Just How Dangerous is Obesity in Adults?


Obesity is a very dangerous condition, and one that affects tremendous amounts of people not just in this country, but all over the world. Statistics on obesity show that over the past four decades, obesity rates have increased by around 400%. And, to make matters worse, they continue to rise today. This means it is absolutely vital that society as a whole is aware of the dangers associated with obesity, not just in adults but also for children. Hopefully, this will change the destructive course we are on at the minute.

The vast majority of people know that obesity is bad for your health. However, a true understanding of just how unhealthy it is seems to elude them. Professionals offering bariatric surgery in Port Jefferson NY have drawn attention to what the real issues actually are. They hope, in so doing, that people will truly start to take notice.

The Health Risks of Obesity

Interestingly, one of the risks associated with obesity that is often overlook is psychological in nature. Obese children, adolescents and adults alike often have extremely poor mental health. Significant research has shown that the obese have lower rates of self-esteem and this can, at times, become so damaging that they become depressed, develop eating disorders and, sometimes, even become suicidal.

Obesity is not just about how people look, however. The psychological impact is significant, but so is the physical impact. We know that around 300,000 people a year in this country alone die as a direct result of obesity complications. Scientists now believe that some 50% of people who are obese will die younger as a direct result of it.

Most premature deaths are caused by heart attacks. Heart attacks tend to be caused by high blood pressure, which is incredibly common in people who are obese. Additionally, the obese usually have higher LDL cholesterol levels, as well as lower HDL levels. This, again, increases the chance of developing a heart attack.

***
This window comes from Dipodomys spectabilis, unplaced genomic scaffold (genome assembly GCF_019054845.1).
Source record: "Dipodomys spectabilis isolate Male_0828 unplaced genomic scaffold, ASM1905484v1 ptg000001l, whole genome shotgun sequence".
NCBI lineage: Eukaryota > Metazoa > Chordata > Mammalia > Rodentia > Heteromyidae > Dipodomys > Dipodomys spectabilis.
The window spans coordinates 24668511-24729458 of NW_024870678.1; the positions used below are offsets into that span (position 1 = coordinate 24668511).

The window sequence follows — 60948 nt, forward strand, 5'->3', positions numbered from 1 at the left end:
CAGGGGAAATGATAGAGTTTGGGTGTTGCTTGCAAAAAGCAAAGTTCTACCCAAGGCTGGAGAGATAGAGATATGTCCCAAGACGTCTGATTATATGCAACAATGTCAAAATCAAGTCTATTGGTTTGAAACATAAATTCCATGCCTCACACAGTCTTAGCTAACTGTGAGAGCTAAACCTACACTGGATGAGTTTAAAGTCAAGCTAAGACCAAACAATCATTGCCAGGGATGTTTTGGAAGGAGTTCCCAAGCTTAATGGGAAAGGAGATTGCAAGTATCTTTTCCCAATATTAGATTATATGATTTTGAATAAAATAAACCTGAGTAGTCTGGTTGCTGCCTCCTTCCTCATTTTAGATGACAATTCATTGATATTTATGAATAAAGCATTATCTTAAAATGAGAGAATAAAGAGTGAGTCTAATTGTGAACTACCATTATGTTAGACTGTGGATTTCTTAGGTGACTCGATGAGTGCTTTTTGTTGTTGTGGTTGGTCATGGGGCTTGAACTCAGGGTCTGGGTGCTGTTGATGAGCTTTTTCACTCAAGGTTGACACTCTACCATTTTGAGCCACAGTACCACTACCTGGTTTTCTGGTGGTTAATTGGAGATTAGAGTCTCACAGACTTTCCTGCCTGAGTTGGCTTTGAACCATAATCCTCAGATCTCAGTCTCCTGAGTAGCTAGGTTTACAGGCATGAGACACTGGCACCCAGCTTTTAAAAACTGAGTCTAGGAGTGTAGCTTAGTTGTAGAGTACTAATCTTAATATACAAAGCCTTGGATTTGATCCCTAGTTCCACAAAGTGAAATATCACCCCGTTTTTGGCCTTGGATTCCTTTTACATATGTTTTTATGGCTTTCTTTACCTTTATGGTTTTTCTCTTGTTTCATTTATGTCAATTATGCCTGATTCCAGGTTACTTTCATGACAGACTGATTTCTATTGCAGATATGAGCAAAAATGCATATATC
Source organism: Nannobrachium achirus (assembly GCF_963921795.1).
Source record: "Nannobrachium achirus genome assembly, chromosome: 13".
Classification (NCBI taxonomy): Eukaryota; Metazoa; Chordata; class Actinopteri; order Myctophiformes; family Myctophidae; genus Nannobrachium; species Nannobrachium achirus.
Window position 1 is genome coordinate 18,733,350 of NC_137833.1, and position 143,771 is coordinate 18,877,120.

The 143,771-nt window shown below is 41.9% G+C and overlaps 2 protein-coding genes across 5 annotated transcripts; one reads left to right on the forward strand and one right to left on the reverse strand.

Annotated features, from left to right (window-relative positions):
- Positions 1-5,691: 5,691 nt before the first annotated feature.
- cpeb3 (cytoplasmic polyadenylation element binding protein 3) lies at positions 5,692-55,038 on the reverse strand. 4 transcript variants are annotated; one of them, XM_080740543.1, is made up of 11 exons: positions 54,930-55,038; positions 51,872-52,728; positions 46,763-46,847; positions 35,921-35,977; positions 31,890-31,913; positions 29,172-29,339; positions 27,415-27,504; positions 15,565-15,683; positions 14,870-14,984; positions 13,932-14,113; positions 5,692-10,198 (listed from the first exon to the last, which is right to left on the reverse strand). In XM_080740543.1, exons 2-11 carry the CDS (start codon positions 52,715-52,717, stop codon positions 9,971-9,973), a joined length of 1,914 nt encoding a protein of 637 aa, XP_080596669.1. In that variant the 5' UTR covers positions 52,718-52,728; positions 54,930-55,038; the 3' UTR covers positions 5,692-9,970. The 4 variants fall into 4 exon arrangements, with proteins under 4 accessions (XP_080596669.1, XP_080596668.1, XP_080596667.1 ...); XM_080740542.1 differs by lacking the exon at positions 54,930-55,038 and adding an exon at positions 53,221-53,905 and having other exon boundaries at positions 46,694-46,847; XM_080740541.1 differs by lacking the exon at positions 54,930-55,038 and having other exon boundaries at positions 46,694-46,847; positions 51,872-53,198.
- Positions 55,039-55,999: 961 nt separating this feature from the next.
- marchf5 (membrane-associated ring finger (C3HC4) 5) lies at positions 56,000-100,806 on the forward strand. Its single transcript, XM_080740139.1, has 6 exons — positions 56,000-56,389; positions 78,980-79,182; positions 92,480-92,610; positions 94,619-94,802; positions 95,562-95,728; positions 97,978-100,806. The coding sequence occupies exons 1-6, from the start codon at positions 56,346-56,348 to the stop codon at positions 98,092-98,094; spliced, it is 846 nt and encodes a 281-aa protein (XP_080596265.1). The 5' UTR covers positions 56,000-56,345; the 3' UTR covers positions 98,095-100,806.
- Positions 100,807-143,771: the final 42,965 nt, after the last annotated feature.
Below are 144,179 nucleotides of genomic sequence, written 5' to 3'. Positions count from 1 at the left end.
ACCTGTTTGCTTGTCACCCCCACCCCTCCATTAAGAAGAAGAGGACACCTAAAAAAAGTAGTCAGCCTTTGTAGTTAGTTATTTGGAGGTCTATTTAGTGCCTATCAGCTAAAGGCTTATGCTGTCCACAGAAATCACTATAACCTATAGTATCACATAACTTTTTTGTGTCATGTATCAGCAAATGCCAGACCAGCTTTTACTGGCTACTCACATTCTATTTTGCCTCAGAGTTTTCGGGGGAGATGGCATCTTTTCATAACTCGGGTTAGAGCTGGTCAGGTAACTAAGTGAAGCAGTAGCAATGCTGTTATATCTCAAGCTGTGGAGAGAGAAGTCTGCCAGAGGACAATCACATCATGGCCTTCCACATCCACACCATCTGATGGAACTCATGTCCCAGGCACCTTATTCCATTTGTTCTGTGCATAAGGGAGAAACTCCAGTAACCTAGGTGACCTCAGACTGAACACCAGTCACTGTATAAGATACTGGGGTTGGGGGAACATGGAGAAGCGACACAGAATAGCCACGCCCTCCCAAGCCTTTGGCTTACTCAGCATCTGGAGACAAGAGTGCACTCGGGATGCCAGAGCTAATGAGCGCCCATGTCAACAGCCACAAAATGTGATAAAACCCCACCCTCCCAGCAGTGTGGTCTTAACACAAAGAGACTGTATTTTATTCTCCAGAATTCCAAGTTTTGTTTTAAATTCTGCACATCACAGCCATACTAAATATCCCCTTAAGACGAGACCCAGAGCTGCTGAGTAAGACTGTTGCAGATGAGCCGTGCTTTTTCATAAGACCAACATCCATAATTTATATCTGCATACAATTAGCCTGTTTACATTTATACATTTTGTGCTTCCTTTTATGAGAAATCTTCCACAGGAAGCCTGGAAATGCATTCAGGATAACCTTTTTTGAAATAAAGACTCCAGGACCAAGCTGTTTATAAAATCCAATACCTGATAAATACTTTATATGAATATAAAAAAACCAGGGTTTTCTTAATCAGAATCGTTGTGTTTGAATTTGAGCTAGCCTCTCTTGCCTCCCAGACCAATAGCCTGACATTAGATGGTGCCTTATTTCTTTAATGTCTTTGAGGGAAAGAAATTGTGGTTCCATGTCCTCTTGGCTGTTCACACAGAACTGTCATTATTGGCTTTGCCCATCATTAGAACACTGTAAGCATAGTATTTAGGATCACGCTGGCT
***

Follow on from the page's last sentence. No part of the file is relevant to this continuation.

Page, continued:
Type 2 diabetes is also a risk in the obese, as are a number of types of cancer. Just 11 to 18 pounds of extra weight can double the chances of developing type 2 diabetes. The chance of developing breast, kidney, prostate, gallbladder, colon and endometrial cancer is also greatly increased.

These are just some of the many health risks associated with being obese. Unfortunately, if you are obese, the chance of having at least one of these illnesses is incredibly high. And then, there are issues such as chronic venous insufficiency, liver disease, breathing problems, gallbladder disease, arthritis and various other illnesses that you could also develop.

It is important that you avoid becoming obese and that, if you already are, you learn how to lose weight. This is down to changing your lifestyle: eating less and moving more. While bariatric surgery can help you in order to achieve this, you will still have to fully commit to those lifestyle changes if you want to see any permanent results.